The European Union Today

Institut Catholique de Paris

Course Description

  • Course Name

    The European Union Today

  • Host University

    Institut Catholique de Paris

  • Location

    Paris, France

  • Area of Study

    European Studies, Political Science

  • Language Level

    Taught In English

    Hours & Credits

  • Contact Hours

  • Recommended U.S. Semester Credits
  • Recommended U.S. Quarter Units
  • Overview

    The objective of this course is to give students grounding in the European Union institutional structures and to acquaint them with the various political, economic and social aspects of the EU as well as its external relations.
    Through this course, students will gain a critical insight into the internal functioning of the EU along with the contradictions and the challenges that the EU has to face today such as the UK leaving the Union and the rise of populism. 
    Students will learn how Europe interacts with countries in its neighborhood (Russia, Eastern Europe, Turkey, the Middle East and North Africa) and its ability to deal with the challenges linked to events in these areas. The course includes a look into policies directed towards the Global South through EU development policy. They will also study relations between the EU and the two major powers - the USA and China. 

    Students are expected to read the relevant course materials for each class and to follow events in the news concerning the European Union and its external relations as active participation in class discussions is an essential requirement of the course. 
    Students have to complete the given assignments: 

    • comment and personal assessment of the week’s topic based on the reading of the core texts. 
    • a 10-minute presentation in class on a topic related to the European Union and based on personal research. Students are free to choose the topic for the presentation within the scope of the course.
    • a term paper (7 - 9 type written pages in Times Roman or equivalent font with double spacing).  The topics for this paper will be distributed in class. Students are expected to research the topic and present a critical assessment and analysis with concrete references. A detailed bibliography of at least three additional sources to those used in class should be included. 

    The majority of texts will be handed out in class and will consist of fact sheets and articles taken from newspapers, magazines, specialized reviews and appropriate websites. Audiovisual documents will also be used. 
    Recommended reading: 
    The European Union: A Very Short Introduction, Pinder, John & Usherwood, Simon, 2013, Oxford University Press 
    Understanding the European Union, McCormick, John, 2017, Palgrave Macmillan, 7th edition

    4/ Other references
    The British media, particularly the Economist and the BBC, have good coverage of news concerning the EU as does the  International New York Times. A number of European newspapers and radio/television channels have English-versions of news on their web sites. 
    The EU has its own website ( as do each of its individual institutions.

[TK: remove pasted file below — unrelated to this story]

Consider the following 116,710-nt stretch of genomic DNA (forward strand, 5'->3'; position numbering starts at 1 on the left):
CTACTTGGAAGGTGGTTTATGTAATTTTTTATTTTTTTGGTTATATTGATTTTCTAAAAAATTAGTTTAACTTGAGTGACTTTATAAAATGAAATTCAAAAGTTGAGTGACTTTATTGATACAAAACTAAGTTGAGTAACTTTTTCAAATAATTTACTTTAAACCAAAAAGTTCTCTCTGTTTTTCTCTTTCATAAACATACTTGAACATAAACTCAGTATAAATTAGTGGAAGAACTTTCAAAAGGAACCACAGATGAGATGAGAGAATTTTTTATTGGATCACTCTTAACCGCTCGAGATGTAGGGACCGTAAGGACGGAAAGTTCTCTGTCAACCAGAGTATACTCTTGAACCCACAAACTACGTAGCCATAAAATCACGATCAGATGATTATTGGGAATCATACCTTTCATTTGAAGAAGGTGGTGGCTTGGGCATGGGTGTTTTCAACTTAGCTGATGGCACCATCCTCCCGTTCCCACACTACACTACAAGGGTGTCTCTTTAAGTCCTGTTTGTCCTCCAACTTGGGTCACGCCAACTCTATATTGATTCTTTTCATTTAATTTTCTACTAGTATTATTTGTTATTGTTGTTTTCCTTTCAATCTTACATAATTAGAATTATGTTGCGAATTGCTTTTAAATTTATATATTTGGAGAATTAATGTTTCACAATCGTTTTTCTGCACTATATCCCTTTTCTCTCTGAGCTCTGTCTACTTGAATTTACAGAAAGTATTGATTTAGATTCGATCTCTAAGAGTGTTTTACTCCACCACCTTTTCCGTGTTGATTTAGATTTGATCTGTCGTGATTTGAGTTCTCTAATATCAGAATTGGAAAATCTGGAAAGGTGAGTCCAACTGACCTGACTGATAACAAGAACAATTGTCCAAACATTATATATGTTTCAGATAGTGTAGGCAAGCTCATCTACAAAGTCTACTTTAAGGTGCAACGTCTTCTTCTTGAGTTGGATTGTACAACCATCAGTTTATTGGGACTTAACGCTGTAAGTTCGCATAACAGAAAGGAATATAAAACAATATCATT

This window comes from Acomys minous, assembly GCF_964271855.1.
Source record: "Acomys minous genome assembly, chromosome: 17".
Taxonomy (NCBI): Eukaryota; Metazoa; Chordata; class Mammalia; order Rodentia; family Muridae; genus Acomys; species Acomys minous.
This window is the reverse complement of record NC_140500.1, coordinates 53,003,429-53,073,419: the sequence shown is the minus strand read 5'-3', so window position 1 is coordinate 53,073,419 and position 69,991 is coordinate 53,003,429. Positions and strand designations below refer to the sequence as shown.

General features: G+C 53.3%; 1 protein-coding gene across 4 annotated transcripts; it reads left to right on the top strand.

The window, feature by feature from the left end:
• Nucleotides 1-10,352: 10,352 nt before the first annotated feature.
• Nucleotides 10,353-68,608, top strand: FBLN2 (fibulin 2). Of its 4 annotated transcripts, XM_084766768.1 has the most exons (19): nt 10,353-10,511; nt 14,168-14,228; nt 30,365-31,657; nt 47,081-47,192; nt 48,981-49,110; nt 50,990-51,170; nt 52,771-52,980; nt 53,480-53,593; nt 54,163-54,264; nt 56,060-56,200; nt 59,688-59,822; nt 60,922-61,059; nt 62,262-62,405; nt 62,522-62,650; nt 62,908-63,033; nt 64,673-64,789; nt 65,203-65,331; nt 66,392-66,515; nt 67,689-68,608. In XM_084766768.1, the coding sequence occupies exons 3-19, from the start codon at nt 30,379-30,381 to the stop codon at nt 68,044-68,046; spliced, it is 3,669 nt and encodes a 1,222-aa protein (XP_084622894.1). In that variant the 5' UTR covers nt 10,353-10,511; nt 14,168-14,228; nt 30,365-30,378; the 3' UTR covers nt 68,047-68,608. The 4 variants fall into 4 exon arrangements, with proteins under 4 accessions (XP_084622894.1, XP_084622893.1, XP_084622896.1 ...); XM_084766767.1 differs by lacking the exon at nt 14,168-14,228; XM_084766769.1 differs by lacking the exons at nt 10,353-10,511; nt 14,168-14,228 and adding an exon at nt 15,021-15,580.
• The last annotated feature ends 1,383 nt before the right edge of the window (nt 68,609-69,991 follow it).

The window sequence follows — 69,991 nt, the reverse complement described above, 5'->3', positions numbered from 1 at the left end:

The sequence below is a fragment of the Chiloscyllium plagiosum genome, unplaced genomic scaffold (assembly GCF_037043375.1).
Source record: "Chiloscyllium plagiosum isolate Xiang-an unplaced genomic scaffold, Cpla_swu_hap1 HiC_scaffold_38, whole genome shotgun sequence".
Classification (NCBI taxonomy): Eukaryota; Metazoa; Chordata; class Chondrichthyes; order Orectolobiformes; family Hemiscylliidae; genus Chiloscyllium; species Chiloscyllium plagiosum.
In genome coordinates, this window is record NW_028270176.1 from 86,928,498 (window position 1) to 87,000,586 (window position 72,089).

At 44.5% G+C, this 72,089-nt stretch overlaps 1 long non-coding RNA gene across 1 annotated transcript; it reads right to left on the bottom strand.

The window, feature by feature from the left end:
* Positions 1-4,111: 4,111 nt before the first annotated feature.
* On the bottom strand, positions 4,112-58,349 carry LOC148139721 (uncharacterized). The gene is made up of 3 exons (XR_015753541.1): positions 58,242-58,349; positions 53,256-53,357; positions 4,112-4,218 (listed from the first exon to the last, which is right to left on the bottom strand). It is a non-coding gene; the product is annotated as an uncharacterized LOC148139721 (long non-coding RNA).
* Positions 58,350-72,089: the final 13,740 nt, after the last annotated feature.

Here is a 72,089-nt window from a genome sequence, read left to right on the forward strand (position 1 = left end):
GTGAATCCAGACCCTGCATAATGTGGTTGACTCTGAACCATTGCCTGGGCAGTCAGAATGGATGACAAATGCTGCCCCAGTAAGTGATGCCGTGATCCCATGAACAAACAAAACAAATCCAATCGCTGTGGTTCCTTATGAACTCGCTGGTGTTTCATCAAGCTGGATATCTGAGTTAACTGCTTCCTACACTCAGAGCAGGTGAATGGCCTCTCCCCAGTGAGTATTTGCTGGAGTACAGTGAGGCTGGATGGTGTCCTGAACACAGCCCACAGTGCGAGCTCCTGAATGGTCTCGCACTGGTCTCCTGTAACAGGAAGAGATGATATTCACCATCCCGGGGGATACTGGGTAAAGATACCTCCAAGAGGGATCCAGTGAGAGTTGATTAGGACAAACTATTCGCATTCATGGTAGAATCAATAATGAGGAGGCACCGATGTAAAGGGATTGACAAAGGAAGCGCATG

5/ EVALUATION:  The final grade for the course will be based on student performance on the following tasks: 
    Test on EU history, institutions and main policy areas (25%); A written term paper (25%); 
    A presentation (25%); Attendance/Participation (25%) 
    Students are required to be present for tests and to hand in their papers at the scheduled time. 
    Late papers are penalized. 

    6/ Attendance Policy
    Attendance is essential and checked on a daily basis. Only three unjustified absences will be accepted and all ‘justified’ absences must be documented. The final evaluation will take both absences and repeated unpunctuality (three ‘lates’ count as one absence) into account. Students who are late (i.e. who show up during or after attendance is being checked) should see the instructor after class so that they are marked as present.

    1. The historical context in the world and in Europe 
    The major treaties and the waves of enlargement
    Approaches to the European Union
    2. The main EU institutions: the European Commission, the Council of Ministers, the European Council, the European Parliament and the Courts of the European Union 
    3. Decision-making and legislation in the EU
    The Single Market – the four freedoms
    Economic and Monetary Union 
    4. The Common Foreign and Security Policy 
    The role and influence of the "big" member-states: Germany and France
    The European Union, The United Kingdom and Brexit
    5. In-class test.
    Brexit continued
    6. Europeanism: values and identity
    Europe's democracy dilemma in Eastern Europe 
    Politics and the rise of far-right parties
    Student presentations
    7. Schengen Agreement and Migration
    The situation of minorities and refugees in the EU
    The threat of terrorism in Europe 
    Student presentations
    8. European Neighborhood Policy
    The EU Eastern Partnership and relations with Russia
    Relations with Turkey, the Middle East and North Africa 
    Student presentations
    9. Europe and the Global South
    The EU and the Association of  African, Caribbean and Pacific states
    Student presentations
    10. Relations between Europe and the United States 
    Relations between the European Union and China
    Student presentations
    11. Can the EU exist as a single actor in a multipolar world?
    What future for the EU?
    Term Papers due

Course Disclaimer

Courses and course hours of instruction are subject to change.

Eligibility for courses may be subject to a placement exam and/or pre-requisites.


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